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Now Flosi speaks to his men, "Now we will ride to Bergthorsknoll, and come thither before supper-time."

They do so. There was a dell in the knoll, and they rode thither, and tethered their horses there, and stayed there till the evening was far spent.

Then Flosi said, "Now we will go straight up to the house, and keep close, and walk slow, and see what counsel they will take."

Njal stood out of doors, and his sons, and Kari and all the serving-men, and they stood in array to meet them in the yard, and they were near thirty of them.

Flosi halted and said, "Now we shall see what counsel they take, for it seems to me, if they stand out of doors to meet us, as though we should never get the mastery over them."

"Then is our journey bad," says Grani Gunnar's son, "if we are not to dare to fall on them."

"Nor shall that be," says Flosi; "for we will fall on them though they stand out of doors; but we shall pay that penalty, that many will not go away to tell which side won the day."

Njal said to his men, "See ye now what a great band of men they have."

"They have both a great and well-knit band," says Skarphedinn; "but this is why they make a halt now, because they think it will be a hard struggle to master us."

"That cannot be why they halt," says Njal; "and my will is that our men go indoors, for they had hard work to master Gunnar of Lithend, though he was alone to meet them; but here is a strong house as there was there, and they will be slow to come to close quarters."

"This is not to be settled in that wise," says Skarphedinn, "for those chiefs fell on Gunnar's house, who were so nobleminded, that they would rather turn back than burn him, house and all; but these will fall on us at once with fire, if they cannot get at us in any other way, for they will leave no stone unturned to get the better of us; and no doubt they think, as is not unlikely, that it will be their deaths if we escape out of their hands. Besides, I am unwilling to let myself be stifled indoors like a fox in his earth."

"Now," said Njal, "as often it happens, my sons, ye set my counsel at naught, and show me no honour, but when ye were younger ye did not so, and then your plans were better furthered."

"Let us do," said Helgi, "as our father wills; that will be best for us."

"I am not so sure of that," says Skarphedinn, "for now he is 'fey'; but still I may well humour my father in this, by being burnt indoors along with him, for I am not afraid of my death."

Then he said to Kari, "Let us stand by one another well, brother- in-law, so that neither parts from the other."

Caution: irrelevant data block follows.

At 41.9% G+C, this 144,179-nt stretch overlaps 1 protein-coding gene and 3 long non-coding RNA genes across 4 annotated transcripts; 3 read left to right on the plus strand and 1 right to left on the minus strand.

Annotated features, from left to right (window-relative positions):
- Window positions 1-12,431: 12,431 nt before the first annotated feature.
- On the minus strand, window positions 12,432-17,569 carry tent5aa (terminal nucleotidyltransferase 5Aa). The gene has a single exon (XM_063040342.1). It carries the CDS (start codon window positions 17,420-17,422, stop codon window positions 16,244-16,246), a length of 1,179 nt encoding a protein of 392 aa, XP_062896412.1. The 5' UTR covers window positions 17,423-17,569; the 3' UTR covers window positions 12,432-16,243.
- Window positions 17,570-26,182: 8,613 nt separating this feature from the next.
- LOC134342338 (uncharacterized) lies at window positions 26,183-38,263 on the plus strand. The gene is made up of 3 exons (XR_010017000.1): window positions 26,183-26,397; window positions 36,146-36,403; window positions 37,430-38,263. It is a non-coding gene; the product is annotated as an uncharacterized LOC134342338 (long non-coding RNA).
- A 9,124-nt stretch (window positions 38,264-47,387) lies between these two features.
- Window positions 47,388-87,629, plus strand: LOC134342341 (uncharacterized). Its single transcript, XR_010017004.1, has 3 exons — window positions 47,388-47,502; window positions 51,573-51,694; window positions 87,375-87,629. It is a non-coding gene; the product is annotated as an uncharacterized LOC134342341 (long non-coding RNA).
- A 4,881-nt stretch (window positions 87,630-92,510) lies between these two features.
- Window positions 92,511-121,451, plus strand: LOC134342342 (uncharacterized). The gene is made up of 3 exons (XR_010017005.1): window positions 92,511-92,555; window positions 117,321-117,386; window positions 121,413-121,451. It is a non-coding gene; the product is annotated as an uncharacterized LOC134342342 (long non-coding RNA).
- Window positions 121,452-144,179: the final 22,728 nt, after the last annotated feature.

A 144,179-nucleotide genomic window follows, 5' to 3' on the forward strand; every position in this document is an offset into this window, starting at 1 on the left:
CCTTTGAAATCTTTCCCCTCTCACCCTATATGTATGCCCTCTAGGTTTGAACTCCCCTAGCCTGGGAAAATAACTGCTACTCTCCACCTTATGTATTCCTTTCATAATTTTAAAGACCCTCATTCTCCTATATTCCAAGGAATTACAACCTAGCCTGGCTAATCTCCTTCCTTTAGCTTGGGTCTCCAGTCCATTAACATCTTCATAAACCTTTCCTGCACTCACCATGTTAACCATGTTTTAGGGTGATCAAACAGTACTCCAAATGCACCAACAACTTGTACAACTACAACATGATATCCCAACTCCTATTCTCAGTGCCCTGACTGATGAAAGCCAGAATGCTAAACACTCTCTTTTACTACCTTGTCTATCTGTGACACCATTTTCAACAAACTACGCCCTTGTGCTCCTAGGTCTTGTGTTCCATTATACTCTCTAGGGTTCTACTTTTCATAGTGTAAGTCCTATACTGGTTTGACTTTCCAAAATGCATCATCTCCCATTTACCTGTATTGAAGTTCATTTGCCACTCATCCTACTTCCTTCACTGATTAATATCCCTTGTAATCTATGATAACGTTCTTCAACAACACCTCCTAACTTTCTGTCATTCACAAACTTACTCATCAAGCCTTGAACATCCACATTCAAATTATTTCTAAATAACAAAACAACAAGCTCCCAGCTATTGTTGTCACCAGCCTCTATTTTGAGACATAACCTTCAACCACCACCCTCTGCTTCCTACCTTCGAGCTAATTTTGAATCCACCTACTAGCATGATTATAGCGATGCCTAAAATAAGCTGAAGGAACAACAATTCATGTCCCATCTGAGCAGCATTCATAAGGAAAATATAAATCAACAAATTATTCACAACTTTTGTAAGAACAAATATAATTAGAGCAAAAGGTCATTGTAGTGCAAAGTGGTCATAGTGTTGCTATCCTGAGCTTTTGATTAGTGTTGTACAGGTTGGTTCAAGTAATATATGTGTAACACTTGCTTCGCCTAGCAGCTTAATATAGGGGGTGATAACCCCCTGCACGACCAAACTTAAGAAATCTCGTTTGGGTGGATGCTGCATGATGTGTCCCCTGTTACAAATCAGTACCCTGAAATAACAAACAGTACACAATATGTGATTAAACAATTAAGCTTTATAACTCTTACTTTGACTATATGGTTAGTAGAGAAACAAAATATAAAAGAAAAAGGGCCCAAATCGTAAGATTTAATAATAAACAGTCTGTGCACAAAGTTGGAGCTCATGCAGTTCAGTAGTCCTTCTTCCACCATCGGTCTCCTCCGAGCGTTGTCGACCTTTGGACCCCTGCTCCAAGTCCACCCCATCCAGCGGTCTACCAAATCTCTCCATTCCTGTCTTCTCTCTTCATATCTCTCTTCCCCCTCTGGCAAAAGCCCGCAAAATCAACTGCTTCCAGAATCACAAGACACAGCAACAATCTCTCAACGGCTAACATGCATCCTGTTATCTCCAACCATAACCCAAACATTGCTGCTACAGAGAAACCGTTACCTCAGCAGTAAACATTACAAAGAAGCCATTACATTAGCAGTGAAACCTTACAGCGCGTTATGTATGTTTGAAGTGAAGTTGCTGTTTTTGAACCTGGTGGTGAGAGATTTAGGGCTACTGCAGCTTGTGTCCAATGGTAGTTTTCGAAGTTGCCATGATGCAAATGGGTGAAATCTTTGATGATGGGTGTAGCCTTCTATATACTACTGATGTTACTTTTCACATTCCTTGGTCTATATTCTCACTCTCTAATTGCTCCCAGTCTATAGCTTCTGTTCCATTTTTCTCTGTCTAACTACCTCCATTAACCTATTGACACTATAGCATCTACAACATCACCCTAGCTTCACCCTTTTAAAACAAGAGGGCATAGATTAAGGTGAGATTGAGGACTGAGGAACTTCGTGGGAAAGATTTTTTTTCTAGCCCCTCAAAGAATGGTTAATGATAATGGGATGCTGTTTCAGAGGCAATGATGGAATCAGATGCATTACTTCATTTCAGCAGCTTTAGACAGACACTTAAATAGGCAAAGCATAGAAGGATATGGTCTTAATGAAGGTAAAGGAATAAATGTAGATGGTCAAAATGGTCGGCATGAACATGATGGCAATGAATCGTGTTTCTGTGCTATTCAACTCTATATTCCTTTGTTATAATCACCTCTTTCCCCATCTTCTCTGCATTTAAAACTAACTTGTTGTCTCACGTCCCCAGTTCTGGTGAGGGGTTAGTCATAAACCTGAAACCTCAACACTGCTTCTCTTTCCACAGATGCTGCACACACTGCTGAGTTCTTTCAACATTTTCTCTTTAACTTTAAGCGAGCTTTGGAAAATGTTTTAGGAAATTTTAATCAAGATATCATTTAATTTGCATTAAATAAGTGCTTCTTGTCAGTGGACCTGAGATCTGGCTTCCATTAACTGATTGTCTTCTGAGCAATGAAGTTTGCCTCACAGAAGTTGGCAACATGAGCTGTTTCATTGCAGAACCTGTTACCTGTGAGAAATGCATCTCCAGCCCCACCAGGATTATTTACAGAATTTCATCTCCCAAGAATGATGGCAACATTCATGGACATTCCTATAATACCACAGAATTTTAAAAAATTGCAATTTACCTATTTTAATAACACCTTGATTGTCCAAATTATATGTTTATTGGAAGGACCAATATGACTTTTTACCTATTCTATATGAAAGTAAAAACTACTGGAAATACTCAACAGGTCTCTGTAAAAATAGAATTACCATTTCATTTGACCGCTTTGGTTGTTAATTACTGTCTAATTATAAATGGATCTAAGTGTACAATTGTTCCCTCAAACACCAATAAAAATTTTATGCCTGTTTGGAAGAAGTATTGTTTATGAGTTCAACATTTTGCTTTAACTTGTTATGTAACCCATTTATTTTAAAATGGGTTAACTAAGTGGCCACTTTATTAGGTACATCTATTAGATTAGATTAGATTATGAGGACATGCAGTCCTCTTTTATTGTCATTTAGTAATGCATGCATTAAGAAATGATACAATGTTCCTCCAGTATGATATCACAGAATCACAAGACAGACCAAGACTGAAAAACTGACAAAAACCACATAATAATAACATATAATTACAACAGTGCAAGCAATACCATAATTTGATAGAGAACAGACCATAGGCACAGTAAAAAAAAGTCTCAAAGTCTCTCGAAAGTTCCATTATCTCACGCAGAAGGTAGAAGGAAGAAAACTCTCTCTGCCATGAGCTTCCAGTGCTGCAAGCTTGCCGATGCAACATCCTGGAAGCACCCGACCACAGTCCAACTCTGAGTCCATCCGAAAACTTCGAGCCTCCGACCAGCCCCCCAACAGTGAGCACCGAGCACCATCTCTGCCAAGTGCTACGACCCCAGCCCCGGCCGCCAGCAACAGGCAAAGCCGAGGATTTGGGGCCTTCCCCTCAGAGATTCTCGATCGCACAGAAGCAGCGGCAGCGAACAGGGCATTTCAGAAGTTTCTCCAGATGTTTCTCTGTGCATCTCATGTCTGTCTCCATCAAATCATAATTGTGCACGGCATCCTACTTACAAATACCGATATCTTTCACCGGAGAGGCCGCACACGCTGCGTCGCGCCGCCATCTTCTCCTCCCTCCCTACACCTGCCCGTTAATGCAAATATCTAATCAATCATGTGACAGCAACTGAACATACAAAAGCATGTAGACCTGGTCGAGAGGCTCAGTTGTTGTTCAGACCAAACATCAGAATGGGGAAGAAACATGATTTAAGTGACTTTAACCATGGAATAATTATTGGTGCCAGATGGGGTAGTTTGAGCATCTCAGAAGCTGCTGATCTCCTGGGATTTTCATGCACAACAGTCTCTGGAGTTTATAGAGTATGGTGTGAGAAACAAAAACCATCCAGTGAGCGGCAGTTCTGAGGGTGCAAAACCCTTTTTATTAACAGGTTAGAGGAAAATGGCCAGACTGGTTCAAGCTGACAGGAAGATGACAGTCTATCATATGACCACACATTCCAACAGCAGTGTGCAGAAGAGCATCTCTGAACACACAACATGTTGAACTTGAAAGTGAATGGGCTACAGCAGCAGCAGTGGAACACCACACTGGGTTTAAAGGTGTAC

"That I have made up my mind to do," says Kari; "but if it should be otherwise doomed,--well! then it must be as it must be, and I shall not be able to fight against it."

"Avenge us, and we will avenge thee," says Skarphedinn, "if we live after thee."

Kari said so it should be.

Then they all went in, and stood in array at the door.

"Now are they all 'fey,'" said Flosi, "since they have gone indoors, and we will go right up to them as quickly as we can, and throng as close as we can before the door, and give heed that none of them, neither Kari nor Njal's sons, get away; for that were our bane."

So Flosi and his men came up to the house, and set men to watch round the house, if there were any secret doors in it. But Flosi went up to the front of the house with his men.

Then Hroald Auzur's son ran up to where Skarphedinn stood, and thrust at him. Skarphedinn hewed the spearhead off the shaft as he held it, and made another stroke at him, and the axe fell on the top of the shield, and dashed back the whole shield on Hroald's body, but the upper horn of the axe caught him on the brow, and he fell at full length on his back, and was dead at once.

"Little chance had that one with thee, Skarphedinn," said Kari, "and thou art our boldest."

"I'm not so sure of that," says Skarphedinn, and he drew up his lips and smiled.

Kari, and Grim, and Helgi, threw out many spears, and wounded many men; but Flosi and his men could do nothing.

At last Flosi said, "We have already gotten great manscathe in our men; many are wounded, and he slain whom we would choose last of all. It is now clear that we shall never master them with weapons; many now there be who are not so forward in fight as they boasted, and yet they were those who goaded us on most. I say this most to Grani Gunnar's son, and Gunnar Lambi's son, who were the least willing to spare their foes. But still we shall have to take to some other plan for ourselves, and now there are but two choices left, and neither of them good. One is to turn away, and that is our death; the other, to set fire to the house, and burn them inside it; and that is a deed which we shall have to answer for heavily before God, since we are Christian men ourselves; but still we must take to that counsel."


(1) The Icelandic word is "heimsokn," a term which still lingers in the grave offence known in Scottish law as "hamesucken."

Next: 128. Njal's Burning